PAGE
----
Gary Herrigel

Chicago has been under effective lockdown for five weeks now.  All restaurants, non-essential stores, schools and public venues have been closed.  The City has blocked all access to the Lakefront Park System (which covers nearly 30 miles of the City’s border with Lake Michigan), though most of the City’s  in-land parks appear to be open.  Citizens are permitted to shop for essentials and otherwise go outside, as long as they do not congregate in crowds,  exercise appropriate social distancing and wear masks.  Dog walking is also permitted.  My employer, the University of Chicago, has shut own all in-person activities and has shifted all education instruction to remote learning platforms for the rest of the 2019-2020 academic year.

Chicago’s experience with the quarantine and its battle against the spread of the virus has seemingly been bearing fruit.  There has been a very high number of cases (nearly 30,000), not as high as the most burning hot spots in the US—New York, New Jersey, Michigan, Louisiana, Massachusetts – but devastatingly high none the less. Over 1200 people have died here from Covid19  as of Friday April 17.  But the number of new cases has begun to flatten.  The state governor (Pritzker) and our Mayor (Lightfoot) have indicated that they believe that quarantine action is warranted for another month, at least.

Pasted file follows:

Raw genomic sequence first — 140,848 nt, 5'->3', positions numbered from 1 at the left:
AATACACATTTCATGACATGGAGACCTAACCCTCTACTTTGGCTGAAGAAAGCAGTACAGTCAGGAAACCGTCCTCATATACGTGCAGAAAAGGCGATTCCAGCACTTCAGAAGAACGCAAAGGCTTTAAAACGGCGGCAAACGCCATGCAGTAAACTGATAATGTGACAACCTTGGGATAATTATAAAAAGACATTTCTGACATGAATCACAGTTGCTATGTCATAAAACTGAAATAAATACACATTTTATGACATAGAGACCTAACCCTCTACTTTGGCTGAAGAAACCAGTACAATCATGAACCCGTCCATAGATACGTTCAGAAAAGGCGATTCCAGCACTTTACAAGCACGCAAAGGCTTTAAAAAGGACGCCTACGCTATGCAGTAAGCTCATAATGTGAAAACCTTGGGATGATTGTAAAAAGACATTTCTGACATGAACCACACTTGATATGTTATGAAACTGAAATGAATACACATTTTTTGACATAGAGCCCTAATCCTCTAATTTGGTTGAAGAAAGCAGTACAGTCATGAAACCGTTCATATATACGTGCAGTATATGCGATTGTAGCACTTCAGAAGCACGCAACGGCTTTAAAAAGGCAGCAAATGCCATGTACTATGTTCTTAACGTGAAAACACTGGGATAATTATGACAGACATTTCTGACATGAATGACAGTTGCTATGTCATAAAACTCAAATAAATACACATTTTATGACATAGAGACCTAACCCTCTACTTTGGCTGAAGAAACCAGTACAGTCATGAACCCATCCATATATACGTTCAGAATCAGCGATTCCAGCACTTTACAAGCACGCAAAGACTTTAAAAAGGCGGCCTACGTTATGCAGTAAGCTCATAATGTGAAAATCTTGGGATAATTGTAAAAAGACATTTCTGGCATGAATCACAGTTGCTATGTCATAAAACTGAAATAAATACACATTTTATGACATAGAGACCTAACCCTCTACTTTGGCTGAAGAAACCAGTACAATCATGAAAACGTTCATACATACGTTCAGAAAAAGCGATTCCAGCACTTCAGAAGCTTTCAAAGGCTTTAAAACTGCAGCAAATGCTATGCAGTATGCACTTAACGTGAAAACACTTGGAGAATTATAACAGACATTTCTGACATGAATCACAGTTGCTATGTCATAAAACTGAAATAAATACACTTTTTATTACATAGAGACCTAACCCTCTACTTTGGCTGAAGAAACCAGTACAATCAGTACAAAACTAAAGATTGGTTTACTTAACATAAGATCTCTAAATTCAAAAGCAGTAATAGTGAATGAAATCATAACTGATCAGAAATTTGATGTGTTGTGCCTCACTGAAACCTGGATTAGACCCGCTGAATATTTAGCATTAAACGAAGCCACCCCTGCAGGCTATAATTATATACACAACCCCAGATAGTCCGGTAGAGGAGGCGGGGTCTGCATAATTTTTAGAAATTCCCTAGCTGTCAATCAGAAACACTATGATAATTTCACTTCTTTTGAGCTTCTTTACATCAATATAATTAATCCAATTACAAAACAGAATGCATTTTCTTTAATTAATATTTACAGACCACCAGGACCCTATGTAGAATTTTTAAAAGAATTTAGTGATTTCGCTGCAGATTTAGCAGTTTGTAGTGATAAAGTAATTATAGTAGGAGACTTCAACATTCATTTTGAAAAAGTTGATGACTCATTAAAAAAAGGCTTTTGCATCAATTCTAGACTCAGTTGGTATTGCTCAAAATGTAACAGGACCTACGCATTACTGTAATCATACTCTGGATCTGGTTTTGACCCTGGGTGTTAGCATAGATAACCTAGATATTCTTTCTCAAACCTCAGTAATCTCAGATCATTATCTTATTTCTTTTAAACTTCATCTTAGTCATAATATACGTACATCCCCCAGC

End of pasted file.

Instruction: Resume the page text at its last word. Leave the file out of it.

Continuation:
The most alarming aspect of the Covid19 crisis here in Chicago is the dramatically unequal way in which the virus has spread within the City’s population.  Many feared initially that the virus would have its most devastating impact on elderly citizens. But what Chicago is showing is that the virus is affecting lower income groups with high levels of co-morbidities (obesity, hypertension, diabetes etc)  most dramatically.  This is true across all age groups. Over 50% of those affected in Chicago are African American (over 70% of deaths are African American), with the highest concentration of cases centered in the poorest income zip codes in the City.  The zip codes in the City that prior to the spread of Covid19 were centers of unemployment, underemployment, food deserts, poor health,  and high levels of gun violence, are the ones now that have the highest number of Covid19 cases and deaths.  It was also announced a week ago that the Cook County Jail, the largest city Jail in the United States, was a huge hot spot for the virus, with over 300 cases (more than any other Jail in the Nation). 

In these ways, Chicago is America: The crisis is making those whose lives were already quite miserable even worse, while for the most part those who prior to Covid19 lived quite comfortably, continue to do so—albeit under quarantine.

Gary Herrigel (SASE President 2017-2018)